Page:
Even More Rumble Roses in the News

The Brits may not get Rumble Roses for PS2 until next year, but they do get models doing cosplay, at least according to The Sun Newspaper Online – UK’s biggest selling newspaper. This may not be safe for work, considering one picture of a model wearing a costume that’s little more than body paint.

That photo of the model dressed as Miss Spencer, the kneepad-wearing shoolteacher, though – that one I want as wallpaper.

Hey, I Know – Let’s Talk About Movies For A Change

The Houston Chronicle picked up a Knight-Ridder wires story: HoustonChronicle.com – Fed-up film fans getting interested in geography. The story itself doesn’t have much to do with film fans, past a desire for the alliteration of four f-words in a row. Rather snarky in delivery, it’s about a growing discontent among filmmakers who are told to make Toronto stand in for various American cities.

You know, I’m a sap. I’ll generally buy in to whatever pack of lies a moviemaker asks me to swallow, just like if I go see a theatrical presentation of 12 Angry Men, I know I’m not looking into an actual jury room. Movies that are awash in genuine location and atmosphere tend to rely on that locale as an uncredited actor. It’s nice if you can do that, but is it always necessary? In the back of my head I know that a lot of CSI:NY I am seeing is not shot in New York, but it doesn’t stop my enjoyment of the series.

This bears all the markings of a slow media news day.

UCC Commercial Flap Revisited

Nathan Shumate, who seems at times to be responsible for half the writing on the Internets (well, the good parts, anyway), sent this link about the Universal Church of Christ commercial semi-controversy that is burning up the Blogosphere, if not your local news outlet: The Baron of Deseret: Church Advertising. It is, indeed, as Nathan promises, a thoughtful Mormon take on the matter, and manages to put forth a rational, fundamentalist religious statement without the screeching hatred present when most Protestant fundamentalists address homosexuality. A lot of people who consider themselves spokesmen for Christ should read and consider this.

The matter has also been getting a lot of secular play at Joshua Marshall’s Talking Points Memo, where the point of contention is not so much inclusivity as a maddeningly vague network policy: what is and is not “advocacy”?

Field Trip Time

My wife is one of two women running a private school for children with dyslexia. Currently the school is located three or four blocks from a BAPS Shri Swaminarayan Mandir, or temple, which has been under construction for some time… the grounds are, in fact, still under construction. The temple itself was blessed a few months ago and services have been ongoing for some time.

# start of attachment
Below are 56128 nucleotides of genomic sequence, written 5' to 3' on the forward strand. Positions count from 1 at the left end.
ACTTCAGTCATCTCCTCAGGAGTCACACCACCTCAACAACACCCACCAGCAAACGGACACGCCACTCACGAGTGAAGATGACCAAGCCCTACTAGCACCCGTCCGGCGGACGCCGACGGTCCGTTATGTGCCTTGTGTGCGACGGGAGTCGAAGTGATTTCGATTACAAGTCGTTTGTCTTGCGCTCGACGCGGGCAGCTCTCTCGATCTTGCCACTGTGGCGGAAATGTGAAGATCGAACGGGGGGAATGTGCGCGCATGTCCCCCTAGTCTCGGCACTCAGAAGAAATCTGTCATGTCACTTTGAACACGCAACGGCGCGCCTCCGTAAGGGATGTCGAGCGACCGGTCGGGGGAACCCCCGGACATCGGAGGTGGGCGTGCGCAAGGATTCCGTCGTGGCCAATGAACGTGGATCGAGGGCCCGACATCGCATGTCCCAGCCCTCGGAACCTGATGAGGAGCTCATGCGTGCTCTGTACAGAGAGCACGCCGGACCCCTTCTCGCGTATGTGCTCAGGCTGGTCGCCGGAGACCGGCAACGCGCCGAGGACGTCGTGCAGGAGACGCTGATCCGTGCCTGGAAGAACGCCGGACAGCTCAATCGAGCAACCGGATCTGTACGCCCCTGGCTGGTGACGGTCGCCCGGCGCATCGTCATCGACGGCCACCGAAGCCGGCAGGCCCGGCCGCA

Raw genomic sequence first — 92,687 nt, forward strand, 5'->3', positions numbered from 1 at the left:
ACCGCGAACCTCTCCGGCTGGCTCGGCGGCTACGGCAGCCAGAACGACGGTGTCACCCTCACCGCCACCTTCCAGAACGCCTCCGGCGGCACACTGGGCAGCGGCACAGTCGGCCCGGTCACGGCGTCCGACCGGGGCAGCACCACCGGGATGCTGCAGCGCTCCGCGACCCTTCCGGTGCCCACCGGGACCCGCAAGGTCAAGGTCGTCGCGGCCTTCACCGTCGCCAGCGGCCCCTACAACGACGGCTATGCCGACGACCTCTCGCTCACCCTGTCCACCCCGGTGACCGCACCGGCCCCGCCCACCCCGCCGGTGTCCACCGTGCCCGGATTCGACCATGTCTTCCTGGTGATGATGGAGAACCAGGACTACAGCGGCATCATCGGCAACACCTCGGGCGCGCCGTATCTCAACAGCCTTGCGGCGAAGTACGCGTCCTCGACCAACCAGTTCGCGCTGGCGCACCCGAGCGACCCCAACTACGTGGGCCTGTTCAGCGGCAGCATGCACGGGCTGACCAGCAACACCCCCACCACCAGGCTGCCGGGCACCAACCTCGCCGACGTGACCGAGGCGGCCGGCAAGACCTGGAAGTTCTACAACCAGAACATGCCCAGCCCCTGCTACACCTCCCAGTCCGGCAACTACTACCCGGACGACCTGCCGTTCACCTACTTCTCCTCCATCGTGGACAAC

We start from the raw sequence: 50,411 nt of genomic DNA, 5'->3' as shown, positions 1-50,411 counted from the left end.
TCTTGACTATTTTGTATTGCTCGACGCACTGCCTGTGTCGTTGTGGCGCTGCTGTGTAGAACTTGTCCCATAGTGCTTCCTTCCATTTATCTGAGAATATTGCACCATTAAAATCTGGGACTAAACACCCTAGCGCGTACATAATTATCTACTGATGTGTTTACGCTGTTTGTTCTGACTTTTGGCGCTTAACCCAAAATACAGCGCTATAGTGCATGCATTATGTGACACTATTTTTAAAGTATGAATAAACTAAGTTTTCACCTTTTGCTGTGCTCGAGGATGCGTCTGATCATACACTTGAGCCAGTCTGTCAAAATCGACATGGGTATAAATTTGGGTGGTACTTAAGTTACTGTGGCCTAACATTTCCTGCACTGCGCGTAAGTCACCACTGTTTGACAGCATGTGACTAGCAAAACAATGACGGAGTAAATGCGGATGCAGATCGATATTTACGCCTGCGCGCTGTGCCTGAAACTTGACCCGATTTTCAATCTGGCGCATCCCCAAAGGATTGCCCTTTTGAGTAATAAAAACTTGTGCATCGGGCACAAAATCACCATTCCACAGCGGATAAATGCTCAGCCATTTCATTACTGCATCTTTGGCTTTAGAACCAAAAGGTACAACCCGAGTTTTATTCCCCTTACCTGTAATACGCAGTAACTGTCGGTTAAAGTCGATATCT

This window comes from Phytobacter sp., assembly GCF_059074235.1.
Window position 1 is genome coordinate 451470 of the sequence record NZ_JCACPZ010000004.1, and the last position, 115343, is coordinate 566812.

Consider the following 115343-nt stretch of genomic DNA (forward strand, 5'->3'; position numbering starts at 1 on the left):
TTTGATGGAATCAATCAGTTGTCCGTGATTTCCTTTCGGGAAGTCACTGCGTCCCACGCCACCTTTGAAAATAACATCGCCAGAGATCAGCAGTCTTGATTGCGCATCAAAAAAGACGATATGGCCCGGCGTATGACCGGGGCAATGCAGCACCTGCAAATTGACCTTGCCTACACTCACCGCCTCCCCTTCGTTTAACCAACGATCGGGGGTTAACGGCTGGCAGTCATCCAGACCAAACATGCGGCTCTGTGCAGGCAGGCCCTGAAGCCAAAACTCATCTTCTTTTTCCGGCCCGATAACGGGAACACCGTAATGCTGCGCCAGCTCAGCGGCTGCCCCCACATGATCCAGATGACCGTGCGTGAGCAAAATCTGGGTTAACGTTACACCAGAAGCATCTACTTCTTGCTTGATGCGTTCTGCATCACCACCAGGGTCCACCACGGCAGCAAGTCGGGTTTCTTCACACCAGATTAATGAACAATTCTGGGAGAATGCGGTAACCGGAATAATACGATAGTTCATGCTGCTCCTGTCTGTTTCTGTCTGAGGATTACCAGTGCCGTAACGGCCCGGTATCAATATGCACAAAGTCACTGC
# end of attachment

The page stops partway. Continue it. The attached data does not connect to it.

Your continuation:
This photo in no way does the temple justice. Posted by Hello

The kids have been studying India, so my wife decided a field trip to the nearby temple was in order. I tagged along to take pictures for their website. That wasn’t hard, given my longtime interest in Eastern religion.

With unerring accuracy, we arrived during the tour guide’s lunch hour, but the security guard, obviously having heard the spiel many times, did a very good job of guiding us around to the various parts of the temple, and explaining the iconography.

It is requested that photos not be taken inside the temple. Respecting their wishes, I powered down the camera – but I could have easily filled up my SD card inside. Words are a poor substitute for the beauty within, where every square inch of marble seems to be full to overflowing with intricately detailed carvings of gods and demigods. Look up, and be overwhelmed by the magnificent sculptured domes, where representations of the lotus blossom, a cosmic spider web, or sixteen separate gods look down benignly upon you.

Everything in the temple is of current vintage – the marble still pristene and white – but the tradition of centuries seems to wrap itself around you as you enter. There is a marvelous feeling of peace there, though the kids were mainly confused by the concept of polytheism – but it was, overall I think, a positive experience for them.

Though not according to one mother, who upon hearing of the field trip, demanded to know if my wife was going to tell the Hindus working at the temple that “they’re wrong”. Another heavy sigh-provoking moment for me. My wife also reports that there was some bad feeling toward the temple in her church discussion group… after all, this graven-image packed place was obviously an abomination. This is the sort of thing that makes my head throb violently. I may be one of the few heathens actively looking forward to Judgement Day (in whatever form your religion says it will come), simply because it will put a stop to all this useless bickering and proselytizing. I’ll be the one laughing over there, especially if it turns out that Mumbo Jumbo, the Lord of the Jungle was pulling the strings the whole time.

Well, this entry got very dark very quickly. Perhaps I need to go back to the mandir, to partake again of the peace of ages, or to take that long put-off trip to the local Buddhist temple, in the rather forlorn hope that simply walking in will provoke a mighty incense-laden wind, blowing away all this bad emotion and karma hanging about me. I’d stand a little straighter, I imagine, and breathe more easily.

Be nice if it worked that way.